The National Accreditation on the Education of Young Children (NAEYC)

The National Association for the Education of Young Children (NAEYC) is a professional membership organization that works to promote high-quality early learning for all young children, birth through age 8, by connecting early childhood practice, policy, and research. We advance a diverse, dynamic early childhood profession and support all who care for, educate, and work on behalf of young children. The association comprises nearly 60,000 individual members of the early childhood community and 52 Affiliates, all committed to delivering on the promise of high-quality early learning. Together, we work to achieve a collective vision: that all young children thrive and learn in a society dedicated to ensuring they reach their full potential.

The NAEYC has published five elements essential to meaningful play:

1. Children make their own decisions.
When children choose how to play for themselves, they experience freedom in making those choices.

2. Children are intrinsically motivated.
The impulse to play comes from a natural desire to understand the world. This play impulse is as strong as your child’s desire for food or sleep.

3. Children become immersed in the moment.
In true play, children are so fully engaged that they lose awareness of their surroundings, time and space. In this risk-free atmosphere where reality is suspended, children have the security and safety they need to experiment, try new ideas and investigate the laws of nature.

4. Play is spontaneous, not scripted.
Often, play is totally unplanned. Other times, play is planned but a child impulsively makes a change. One child changes his mind, or perhaps a toy does not cooperate. This sense of the unknown provides children with opportunities to develop flexibility in their thinking and decision making, which is a vital life skill.

5. Play is enjoyable.
Play always has an emotional response attached to it. Without this emotional connection, the experience is simply an activity; it is not PLAY. Enjoyment is the direct result of engaging in play. It is FUN!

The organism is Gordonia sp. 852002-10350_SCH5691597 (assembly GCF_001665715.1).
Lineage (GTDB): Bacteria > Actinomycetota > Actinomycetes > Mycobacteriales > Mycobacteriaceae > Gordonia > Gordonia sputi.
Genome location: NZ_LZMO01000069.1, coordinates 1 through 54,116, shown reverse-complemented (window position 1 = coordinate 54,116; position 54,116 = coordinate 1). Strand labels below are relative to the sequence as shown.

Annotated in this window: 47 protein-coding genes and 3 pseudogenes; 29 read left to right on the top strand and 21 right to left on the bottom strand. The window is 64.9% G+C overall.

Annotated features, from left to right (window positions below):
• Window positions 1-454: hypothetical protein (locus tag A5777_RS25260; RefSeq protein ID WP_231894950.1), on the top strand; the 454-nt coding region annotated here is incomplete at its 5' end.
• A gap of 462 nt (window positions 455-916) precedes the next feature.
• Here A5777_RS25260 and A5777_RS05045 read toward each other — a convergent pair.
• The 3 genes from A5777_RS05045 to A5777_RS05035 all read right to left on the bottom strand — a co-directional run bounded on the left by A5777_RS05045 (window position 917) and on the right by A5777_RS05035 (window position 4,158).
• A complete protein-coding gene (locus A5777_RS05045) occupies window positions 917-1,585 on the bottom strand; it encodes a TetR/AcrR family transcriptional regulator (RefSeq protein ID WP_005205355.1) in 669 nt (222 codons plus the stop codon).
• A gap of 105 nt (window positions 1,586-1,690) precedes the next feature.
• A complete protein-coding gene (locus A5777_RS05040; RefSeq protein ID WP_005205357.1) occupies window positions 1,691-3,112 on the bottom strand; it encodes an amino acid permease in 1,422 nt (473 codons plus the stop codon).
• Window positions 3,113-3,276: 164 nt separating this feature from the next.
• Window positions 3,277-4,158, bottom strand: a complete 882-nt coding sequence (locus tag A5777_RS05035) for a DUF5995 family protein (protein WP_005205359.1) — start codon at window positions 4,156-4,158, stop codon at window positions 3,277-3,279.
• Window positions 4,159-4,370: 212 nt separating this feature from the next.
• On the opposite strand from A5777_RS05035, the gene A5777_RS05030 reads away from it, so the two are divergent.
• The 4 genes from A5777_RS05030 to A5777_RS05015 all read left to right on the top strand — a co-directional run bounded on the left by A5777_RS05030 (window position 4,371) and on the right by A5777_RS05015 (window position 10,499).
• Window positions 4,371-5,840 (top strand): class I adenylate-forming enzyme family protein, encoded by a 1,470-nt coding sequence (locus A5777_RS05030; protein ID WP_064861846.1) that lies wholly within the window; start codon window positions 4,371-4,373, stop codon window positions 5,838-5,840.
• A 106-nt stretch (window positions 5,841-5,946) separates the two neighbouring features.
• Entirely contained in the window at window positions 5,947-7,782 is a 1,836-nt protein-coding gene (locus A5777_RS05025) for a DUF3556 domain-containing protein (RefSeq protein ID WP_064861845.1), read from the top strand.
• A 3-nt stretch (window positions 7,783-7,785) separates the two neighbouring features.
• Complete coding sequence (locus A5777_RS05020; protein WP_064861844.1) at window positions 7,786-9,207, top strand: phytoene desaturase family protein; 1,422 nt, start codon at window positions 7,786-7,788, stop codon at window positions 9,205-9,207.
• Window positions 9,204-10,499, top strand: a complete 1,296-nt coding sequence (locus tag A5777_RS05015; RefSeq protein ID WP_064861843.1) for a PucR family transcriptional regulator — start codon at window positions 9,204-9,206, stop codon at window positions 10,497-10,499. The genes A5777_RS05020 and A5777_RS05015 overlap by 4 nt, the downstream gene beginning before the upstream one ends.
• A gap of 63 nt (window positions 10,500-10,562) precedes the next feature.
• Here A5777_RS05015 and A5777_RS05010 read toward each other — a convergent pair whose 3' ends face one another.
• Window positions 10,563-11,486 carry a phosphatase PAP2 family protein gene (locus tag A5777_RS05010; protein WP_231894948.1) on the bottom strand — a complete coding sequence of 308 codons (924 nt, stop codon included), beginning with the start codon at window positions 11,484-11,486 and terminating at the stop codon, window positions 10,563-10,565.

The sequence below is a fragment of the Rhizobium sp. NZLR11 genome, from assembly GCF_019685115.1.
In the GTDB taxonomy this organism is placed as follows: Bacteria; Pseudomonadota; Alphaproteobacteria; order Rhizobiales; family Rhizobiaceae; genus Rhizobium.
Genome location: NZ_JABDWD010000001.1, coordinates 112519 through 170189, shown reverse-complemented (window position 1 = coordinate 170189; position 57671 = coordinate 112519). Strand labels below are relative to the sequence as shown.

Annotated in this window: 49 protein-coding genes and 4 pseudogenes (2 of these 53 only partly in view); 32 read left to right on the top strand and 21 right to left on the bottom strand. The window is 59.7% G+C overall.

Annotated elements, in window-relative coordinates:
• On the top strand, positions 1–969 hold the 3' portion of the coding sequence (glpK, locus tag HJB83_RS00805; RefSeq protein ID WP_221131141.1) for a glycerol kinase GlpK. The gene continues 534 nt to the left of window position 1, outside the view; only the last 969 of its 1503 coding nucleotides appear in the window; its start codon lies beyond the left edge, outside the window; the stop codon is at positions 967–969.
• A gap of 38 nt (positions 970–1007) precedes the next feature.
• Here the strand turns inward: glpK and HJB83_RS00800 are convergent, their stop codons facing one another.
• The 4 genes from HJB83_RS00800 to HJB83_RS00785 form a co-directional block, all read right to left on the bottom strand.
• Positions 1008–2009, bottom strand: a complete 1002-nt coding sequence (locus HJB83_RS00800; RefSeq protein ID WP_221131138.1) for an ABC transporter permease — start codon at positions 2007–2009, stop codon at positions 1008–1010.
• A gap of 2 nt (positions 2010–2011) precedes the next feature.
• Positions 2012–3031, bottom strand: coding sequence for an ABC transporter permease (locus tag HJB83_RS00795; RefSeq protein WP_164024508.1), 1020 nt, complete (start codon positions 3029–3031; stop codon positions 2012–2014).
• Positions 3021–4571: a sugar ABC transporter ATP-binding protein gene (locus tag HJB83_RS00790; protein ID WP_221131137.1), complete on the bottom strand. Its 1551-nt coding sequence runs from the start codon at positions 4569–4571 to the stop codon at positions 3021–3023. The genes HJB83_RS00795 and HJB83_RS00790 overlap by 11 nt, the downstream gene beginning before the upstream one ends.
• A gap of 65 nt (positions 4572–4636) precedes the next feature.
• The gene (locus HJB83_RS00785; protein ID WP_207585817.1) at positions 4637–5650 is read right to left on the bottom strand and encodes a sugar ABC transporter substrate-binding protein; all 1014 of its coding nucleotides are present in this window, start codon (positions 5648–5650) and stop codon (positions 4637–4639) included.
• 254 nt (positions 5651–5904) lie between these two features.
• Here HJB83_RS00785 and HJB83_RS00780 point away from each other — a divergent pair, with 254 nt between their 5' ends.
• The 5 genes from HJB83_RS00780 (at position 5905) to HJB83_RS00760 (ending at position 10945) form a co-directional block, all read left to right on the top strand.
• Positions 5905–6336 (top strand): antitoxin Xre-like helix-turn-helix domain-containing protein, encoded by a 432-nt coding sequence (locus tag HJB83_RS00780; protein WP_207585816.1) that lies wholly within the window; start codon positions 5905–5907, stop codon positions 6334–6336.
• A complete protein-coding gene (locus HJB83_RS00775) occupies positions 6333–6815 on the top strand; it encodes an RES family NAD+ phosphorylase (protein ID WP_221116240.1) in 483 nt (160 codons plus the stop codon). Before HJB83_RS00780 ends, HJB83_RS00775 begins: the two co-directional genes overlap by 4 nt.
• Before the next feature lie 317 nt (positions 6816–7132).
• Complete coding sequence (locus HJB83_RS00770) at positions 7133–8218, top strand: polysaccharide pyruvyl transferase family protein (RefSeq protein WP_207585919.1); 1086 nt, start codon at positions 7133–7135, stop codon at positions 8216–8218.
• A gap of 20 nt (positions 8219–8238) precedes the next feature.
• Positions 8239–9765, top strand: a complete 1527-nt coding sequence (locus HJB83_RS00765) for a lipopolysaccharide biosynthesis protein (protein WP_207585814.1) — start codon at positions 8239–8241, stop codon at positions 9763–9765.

The National Association for the Education of Young Children (NAEYC) is a professional membership organization that works to promote high-quality early learning for all young children, birth through age 8, by connecting early childhood practice, policy, and research. We advance a diverse, dynamic early childhood profession and support all who care for, educate, and work on behalf of young children. The association comprises nearly 60,000 individual members of the early childhood community and 52 Affiliates, all committed to delivering on the promise of high-quality early learning. Together, we work to achieve a collective vision: that all young children thrive and learn in a society dedicated to ensuring they reach their full potential.

The NAEYC has published five elements essential to meaningful play:

1. Children make their own decisions.
When children choose how to play for themselves, they experience freedom in making those choices.

2. Children are intrinsically motivated.
The impulse to play comes from a natural desire to understand the world. This play impulse is as strong as your child’s desire for food or sleep.

3. Children become immersed in the moment.
In true play, children are so fully engaged that they lose awareness of their surroundings, time and space. In this risk-free atmosphere where reality is suspended, children have the security and safety they need to experiment, try new ideas and investigate the laws of nature.

4. Play is spontaneous, not scripted.
Often, play is totally unplanned. Other times, play is planned but a child impulsively makes a change. One child changes his mind, or perhaps a toy does not cooperate. This sense of the unknown provides children with opportunities to develop flexibility in their thinking and decision making, which is a vital life skill.

5. Play is enjoyable.
Play always has an emotional response attached to it. Without this emotional connection, the experience is simply an activity; it is not PLAY. Enjoyment is the direct result of engaging in play. It is FUN!

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